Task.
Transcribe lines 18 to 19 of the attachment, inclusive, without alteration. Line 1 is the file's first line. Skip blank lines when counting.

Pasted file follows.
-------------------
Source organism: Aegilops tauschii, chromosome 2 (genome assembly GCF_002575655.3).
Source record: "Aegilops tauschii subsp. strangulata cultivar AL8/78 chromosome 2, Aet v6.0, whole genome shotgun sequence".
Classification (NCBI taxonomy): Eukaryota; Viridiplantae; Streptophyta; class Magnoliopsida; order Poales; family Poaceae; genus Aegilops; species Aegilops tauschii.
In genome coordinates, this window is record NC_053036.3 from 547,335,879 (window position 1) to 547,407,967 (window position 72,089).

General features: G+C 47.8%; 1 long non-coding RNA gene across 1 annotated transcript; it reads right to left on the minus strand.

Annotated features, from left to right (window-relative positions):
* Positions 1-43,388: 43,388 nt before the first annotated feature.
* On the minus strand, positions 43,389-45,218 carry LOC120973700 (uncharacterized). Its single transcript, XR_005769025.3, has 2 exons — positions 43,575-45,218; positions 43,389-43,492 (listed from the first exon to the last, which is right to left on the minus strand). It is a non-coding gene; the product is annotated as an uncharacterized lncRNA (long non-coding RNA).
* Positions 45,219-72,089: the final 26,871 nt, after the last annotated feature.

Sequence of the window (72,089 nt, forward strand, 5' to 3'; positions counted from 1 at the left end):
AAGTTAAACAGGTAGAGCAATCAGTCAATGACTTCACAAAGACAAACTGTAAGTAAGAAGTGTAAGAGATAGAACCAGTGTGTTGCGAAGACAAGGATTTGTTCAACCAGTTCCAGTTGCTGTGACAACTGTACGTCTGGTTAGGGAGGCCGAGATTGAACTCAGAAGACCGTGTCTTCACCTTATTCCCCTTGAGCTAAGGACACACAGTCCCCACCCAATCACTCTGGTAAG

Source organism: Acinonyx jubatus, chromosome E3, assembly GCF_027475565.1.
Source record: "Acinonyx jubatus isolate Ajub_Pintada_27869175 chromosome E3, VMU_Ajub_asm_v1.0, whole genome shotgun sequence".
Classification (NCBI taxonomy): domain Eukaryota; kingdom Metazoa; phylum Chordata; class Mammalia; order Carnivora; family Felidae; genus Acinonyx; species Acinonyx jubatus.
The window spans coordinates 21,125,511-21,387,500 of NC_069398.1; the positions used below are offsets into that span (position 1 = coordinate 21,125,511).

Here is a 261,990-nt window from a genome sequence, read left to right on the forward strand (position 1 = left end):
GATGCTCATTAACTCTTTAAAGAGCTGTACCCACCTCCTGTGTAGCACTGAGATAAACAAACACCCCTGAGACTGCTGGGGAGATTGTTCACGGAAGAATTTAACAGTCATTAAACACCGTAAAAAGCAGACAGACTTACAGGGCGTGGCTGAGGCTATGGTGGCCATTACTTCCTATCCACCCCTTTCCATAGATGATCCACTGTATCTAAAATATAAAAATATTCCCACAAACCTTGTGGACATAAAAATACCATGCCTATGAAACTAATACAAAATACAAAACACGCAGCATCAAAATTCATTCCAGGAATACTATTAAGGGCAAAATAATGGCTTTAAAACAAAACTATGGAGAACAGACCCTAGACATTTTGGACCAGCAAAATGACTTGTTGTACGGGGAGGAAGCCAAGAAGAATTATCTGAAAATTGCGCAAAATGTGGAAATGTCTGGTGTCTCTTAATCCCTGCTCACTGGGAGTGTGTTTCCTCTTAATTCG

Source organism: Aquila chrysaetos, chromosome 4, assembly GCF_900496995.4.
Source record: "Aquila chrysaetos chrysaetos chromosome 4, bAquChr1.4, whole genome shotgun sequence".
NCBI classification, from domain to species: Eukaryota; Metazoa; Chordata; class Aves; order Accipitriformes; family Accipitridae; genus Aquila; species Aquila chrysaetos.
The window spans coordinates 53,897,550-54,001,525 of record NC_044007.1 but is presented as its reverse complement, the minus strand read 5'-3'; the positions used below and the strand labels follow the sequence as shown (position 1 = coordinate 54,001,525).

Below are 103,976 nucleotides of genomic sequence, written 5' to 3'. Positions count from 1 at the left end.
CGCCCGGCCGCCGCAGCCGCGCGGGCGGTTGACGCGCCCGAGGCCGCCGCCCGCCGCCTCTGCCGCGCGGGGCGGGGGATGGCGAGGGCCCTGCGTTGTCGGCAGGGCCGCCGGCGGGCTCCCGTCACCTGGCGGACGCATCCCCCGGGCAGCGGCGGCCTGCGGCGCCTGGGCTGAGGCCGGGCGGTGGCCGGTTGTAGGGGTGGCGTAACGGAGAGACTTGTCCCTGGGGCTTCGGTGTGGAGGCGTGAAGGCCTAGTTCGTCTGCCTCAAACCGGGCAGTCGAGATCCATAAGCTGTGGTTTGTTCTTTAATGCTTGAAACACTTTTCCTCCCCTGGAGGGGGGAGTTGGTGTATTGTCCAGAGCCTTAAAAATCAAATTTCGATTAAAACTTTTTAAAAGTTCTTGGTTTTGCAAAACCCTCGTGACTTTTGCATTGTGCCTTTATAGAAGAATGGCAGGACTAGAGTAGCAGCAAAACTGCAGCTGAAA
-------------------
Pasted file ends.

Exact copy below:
Source organism: Aquila chrysaetos, chromosome 4, assembly GCF_900496995.4.
Source record: "Aquila chrysaetos chrysaetos chromosome 4, bAquChr1.4, whole genome shotgun sequence".